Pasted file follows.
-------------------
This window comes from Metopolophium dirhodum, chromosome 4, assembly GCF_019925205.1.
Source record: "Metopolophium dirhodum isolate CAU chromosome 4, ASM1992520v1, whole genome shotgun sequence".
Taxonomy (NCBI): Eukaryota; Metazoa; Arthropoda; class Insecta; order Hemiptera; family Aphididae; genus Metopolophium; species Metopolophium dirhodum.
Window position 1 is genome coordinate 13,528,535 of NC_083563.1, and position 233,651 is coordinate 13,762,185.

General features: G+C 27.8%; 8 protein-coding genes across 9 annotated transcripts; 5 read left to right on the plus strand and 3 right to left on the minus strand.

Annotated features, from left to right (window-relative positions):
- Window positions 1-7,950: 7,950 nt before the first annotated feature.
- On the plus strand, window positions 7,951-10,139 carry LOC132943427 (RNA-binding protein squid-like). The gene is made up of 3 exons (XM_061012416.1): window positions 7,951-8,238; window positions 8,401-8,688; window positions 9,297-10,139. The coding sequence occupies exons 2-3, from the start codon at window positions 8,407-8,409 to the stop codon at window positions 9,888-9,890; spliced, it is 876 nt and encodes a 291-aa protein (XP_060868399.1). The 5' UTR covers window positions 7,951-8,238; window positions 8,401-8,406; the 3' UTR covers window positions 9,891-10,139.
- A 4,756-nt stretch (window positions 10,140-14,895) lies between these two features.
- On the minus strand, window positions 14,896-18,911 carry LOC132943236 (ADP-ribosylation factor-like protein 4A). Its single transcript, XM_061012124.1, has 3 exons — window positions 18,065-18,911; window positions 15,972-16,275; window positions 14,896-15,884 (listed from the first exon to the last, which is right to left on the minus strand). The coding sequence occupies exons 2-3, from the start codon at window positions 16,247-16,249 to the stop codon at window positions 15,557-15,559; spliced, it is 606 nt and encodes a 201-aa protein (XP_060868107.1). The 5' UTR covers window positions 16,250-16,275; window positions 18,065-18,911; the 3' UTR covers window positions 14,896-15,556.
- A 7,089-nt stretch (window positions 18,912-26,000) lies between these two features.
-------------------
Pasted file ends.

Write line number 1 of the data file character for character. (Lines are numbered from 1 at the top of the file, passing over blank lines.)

This window comes from Metopolophium dirhodum, chromosome 4, assembly GCF_019925205.1.